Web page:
I WAS SITTING IN a taxi, wondering if I had overdressed for the evening, when I looked out the  window and saw Mom rooting through a Dumpster. It was just after dark. A blustery March wind 

whipped the steam coming out of the manholes, and people hurried along the sidewalks with their  collars turned up. I was stuck in traffic two blocks from the party where I was heading.

Mom stood fifteen feet away. She had tied rags around her shoulders to keep out the spring chill and  was picking through the trash while her dog, a black­and­white terrier mix, played at her feet. Mom's  gestures were all familiar—the way she tilted her head and thrust out her lower lip when studying items  of potential value that she'd hoisted out of the Dumpster, the way her eyes widened with childish glee  when she found something she liked. Her long hair was streaked with gray, tangled and matted, and her  eyes had sunk deep into their sockets, but still she reminded me of the mom she'd been when I was a  kid, swan­diving off cliffs and painting in the desert and reading Shakespeare aloud. Her cheekbones  were still high and strong, but the skin was parched and ruddy from all those winters and summers  exposed to the elements. To the people walking by, she probably looked like any of the thousands of  homeless people in New York City.

It had been months since I laid eyes on Mom, and when she looked up, I was overcome with panic that  she'd see me and call out my name, and that someone on the way to the same party would spot us  together and Mom would introduce herself and my secret would be out.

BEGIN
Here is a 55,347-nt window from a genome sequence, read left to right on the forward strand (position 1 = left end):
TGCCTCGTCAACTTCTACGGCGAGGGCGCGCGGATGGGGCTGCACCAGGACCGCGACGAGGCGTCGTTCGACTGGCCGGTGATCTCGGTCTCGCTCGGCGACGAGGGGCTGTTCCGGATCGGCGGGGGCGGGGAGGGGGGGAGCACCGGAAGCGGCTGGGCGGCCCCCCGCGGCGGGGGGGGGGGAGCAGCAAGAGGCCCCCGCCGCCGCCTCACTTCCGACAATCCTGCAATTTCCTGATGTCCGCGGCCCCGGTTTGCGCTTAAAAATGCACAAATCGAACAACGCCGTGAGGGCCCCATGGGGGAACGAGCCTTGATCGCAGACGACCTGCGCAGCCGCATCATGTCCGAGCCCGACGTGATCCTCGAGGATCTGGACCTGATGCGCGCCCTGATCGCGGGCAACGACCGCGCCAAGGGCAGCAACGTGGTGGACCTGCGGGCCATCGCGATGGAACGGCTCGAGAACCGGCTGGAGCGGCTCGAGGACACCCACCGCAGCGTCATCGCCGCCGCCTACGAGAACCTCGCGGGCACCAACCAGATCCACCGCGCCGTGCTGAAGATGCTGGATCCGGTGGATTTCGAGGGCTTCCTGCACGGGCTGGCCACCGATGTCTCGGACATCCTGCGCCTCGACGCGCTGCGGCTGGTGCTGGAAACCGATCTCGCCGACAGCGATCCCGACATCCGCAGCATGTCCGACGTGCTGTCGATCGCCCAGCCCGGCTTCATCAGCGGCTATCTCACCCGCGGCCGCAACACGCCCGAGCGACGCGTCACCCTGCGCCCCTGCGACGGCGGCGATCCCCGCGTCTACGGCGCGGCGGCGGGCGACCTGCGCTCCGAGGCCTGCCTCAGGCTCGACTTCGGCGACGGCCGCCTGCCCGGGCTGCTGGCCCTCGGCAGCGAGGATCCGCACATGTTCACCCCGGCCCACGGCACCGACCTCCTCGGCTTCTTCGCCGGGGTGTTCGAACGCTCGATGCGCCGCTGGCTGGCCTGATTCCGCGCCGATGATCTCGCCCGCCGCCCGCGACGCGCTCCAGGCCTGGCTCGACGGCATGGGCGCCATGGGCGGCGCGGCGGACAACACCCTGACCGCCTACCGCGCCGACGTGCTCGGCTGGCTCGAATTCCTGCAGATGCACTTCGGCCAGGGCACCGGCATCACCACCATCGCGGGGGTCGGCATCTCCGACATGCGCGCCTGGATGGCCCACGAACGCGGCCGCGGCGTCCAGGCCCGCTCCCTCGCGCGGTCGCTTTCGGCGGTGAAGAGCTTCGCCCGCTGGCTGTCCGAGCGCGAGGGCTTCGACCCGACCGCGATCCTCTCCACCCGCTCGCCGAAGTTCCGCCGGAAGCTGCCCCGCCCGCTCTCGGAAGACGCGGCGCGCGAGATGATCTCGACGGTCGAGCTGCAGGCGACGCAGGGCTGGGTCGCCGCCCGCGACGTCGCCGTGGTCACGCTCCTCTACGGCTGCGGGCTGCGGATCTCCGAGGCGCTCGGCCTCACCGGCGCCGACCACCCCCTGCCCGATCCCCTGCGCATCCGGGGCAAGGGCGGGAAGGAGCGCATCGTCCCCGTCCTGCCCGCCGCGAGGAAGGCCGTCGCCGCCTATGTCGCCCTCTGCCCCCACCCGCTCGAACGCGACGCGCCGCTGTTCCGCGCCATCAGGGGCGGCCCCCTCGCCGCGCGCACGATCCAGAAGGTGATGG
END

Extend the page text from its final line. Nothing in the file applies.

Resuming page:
I slid down in the seat and asked the driver to turn around and take me home to Park Avenue.

The taxi pulled up in front of my building, the doorman held the door for me, and the elevator man took  me up to my floor. My husband was working late, as he did most nights, and the apartment was silent  except for the click of my heels on the polished wood floor. I was still rattled from seeing Mom, the  unexpectedness of coming across her, the sight of her rooting happily through the Dumpster. I put some  Vivaldi on, hoping the music would settle me down.

I looked around the room. There were the turn­of­the­century bronze­and­silver vases and the old books  with worn leather spines that I'd collected at flea markets. There were the Georgian maps I'd had  framed, the Persian rugs, and the overstuffed leather armchair I liked to sink into at the end of the day.  I'd tried to make a home for myself here, tried to turn the apartment into the sort of place where the  person I wanted to be would live. But I could never enjoy the room without worrying about Mom and  Dad huddled on a sidewalk grate somewhere. I fretted about them, but I was embarrassed by them, too,  and ashamed of myself for wearing pearls and living on Park Avenue while my parents were busy  keeping warm and finding something to eat.